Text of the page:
Enzymatic activity
 
The Diaporthe 94 (4) strain was evaluated for enzymatic activity using a qualitative method. The following enzymes were analysed: amylase (Buzzini and Martini, 2002), cellulase (Teather and Wood, 1982), protease (Castro et al., 2014), lipase and esterase (Sierra, 1957). For these tests, the endophytic strain was previously grown on a 15-cm Petri dish containing PDA at 28°C for 8 to 12 days, and discs of mycelium (5 mm in diameter) were inoculated onto the centre of plates containing specific medium for each enzyme. The plates were incubated at 28°C, and the enzymatic activity was observed based on the presence or absence of halos surrounding mycelial discs. The tests were performed in triplicate.
 
Leishmanicidal activity
 
L. infantum chagasi in its promastigote form was cultured in 25-cm2 T25 flasks (KASVI, BRA) containing medium 199 (SIGMA-ALDRICH, USA) supplemented with foetal bovine serum (FBS) (LGC, BRA), pen/strep antibiotics (GIBCO, USA) and L-glutamine (SIGMA-ALDRICH, USA). In the assay, each well contained 100 µL of a cell suspension previously adjusted to 1 × 105 and 100 µL of the CE diluted into four different concentrations: 10.000, 8.000, 6.000 and 4.000 µg.mL-1,  with  200 µL  being   the  final  volume  of each well. Amphotericin B (GIBCO, USA) was used as a leishmanicidal agent standard at a concentration of 0.1 mM. The plates were incubated at 23°C for 24 and 48 h. For the cell viability test, the colorimetric Alamar Blue® (Sigma-Aldrich, USA) was employed. After each incubation period, 1.5 mM Alamar Blue® was added and incubated in the incubator, with CO2 levels being maintained between 5 and 10%. Absorbance was read in a microplate reader (TP-READER, NM-THERMO PLATE) with a wavelength of 550 nm.
 
Cytotoxicity assay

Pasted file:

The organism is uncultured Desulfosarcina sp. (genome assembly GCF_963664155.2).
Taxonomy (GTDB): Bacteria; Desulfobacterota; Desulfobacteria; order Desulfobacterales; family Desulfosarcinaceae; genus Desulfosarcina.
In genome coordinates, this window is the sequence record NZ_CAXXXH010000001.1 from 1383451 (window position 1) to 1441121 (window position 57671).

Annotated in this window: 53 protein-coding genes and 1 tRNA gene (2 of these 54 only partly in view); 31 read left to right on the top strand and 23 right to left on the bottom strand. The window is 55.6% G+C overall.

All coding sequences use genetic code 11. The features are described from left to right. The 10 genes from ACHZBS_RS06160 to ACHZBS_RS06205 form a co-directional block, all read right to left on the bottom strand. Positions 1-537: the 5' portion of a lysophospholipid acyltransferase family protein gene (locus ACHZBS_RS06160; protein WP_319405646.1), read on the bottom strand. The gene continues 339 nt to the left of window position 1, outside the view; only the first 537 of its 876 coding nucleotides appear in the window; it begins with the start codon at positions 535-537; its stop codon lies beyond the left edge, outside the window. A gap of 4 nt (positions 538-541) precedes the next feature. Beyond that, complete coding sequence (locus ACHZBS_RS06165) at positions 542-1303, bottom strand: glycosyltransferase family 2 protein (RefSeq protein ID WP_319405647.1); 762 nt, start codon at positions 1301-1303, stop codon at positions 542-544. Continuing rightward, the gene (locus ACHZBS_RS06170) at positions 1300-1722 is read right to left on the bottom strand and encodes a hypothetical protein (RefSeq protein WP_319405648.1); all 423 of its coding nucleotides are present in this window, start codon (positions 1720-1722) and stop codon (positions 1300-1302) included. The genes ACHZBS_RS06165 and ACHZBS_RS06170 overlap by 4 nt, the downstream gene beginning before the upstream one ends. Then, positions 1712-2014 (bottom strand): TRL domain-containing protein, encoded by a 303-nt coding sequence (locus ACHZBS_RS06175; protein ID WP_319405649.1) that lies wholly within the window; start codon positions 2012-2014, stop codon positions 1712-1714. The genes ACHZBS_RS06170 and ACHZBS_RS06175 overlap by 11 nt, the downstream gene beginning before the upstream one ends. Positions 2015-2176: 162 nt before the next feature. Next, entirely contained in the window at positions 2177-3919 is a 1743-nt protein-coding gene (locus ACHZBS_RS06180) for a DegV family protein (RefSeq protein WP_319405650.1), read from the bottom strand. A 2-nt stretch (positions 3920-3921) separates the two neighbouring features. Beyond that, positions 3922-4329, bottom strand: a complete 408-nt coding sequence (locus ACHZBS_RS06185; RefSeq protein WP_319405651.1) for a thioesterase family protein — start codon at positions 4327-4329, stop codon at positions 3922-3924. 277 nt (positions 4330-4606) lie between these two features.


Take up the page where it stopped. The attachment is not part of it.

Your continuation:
For cytotoxicity tests, HFF1 cells were cultured in 75-cm2 flasks (GREINER, USA) containing Dulbecco’s Modified Eagle’s Medium (DMEM) (SIGMA-ALDRICH, USA) supplemented with foetal bovine serum (FBS) (HYCLONE, USA), penicillin/streptomycin antibiotics (GIBCO, USA), L-glutamine, HEPES and bicarbonate (SIGMA-ALDRICH, USA). In 96-well plates (KASVI, BRA), 100 µL of medium was added containing cells at a concentration of 1×105, and 100 µL of EC at concentrations of 20.000, 10.000, 8.000, 6.000 and 4.000 µg.mL-1, was added next, obtaining a final volume of 200 µL per well. After inoculation, cultures were kept in an incubator at 37°C and 5% CO2 for 24, 48, and 72 h. For the assessment of cell viability, a colorimetric method was employed, with 3-(4,5-dimethyl thiazole 2-yl) 2,5-diphenyl bromide tetrazolium (MTT) (Sigma-Aldrich, USA) serving as the standard.
 
The absorbance was read in a microplate reader (Thermo Scientific®, USA) at a 570-nm wavelength.
 
Statistical analysis
 
Data were submitted to the Shapiro-Wilk normality test and Levene’s test of homogeneity. Analysis of variance (ANOVA) and Tukey analysis were used to indicate the differences between the experimental groups. The values were considered to be significant when P-values ≤ 0.05 were obtained using GraphPad Prism software (Version 7.04 for Windows). Origin Pro version 9 software was employed to produce graphics and calculate the MIC50 and MIC90 (slope of linear regression) values.


 RESULTS

Antimicrobial activity assays
 
The MIC50 and MIC90 were the minimum concentrations of CE required to inhibit 50 and 90%, respectively, of the pathogens tested. The data showed that CE was effective against the following pathogens: E. coli, MIC50 = 767 µg.mL-1 and MIC90 = 7.820 μg.mL-1; S. enteritidis, MIC50 = 949 µg.mL-1 and MIC90 = 3.980 µg.mL-1; and S. aureus, MIC50 = 756 μg.mL-1 and MIC90 = 3.940 µg.mL-1 (Table 1).
 
Antagonism assays
 
Diaporthe spp. 94 (4) strain inhibited the mycelial growth of Colletotrichum spp. by 33%, and the endophyte-phytopathogen interaction observed was of type CA1. For F. oxysporum, the mycelial inhibition was 50%, and the endophyte-phytopathogen   interaction  observed  was  of type CA1. For P. sojae, the mycelial inhibition was 20%, and the endophyte-phytopathogen interaction observed was of type A. Finally, for R. microsporus, the mycelia inhibition was 62%, and the endophyte-phytopathogen interaction observed was of type A. There was no activity against C. paradoxa. Type A interaction occurs when there is a deadlock with mycelial contact, and type CA1 interaction occurs when there is a partial replacement after the initial deadlock with mycelial contact (Table 2).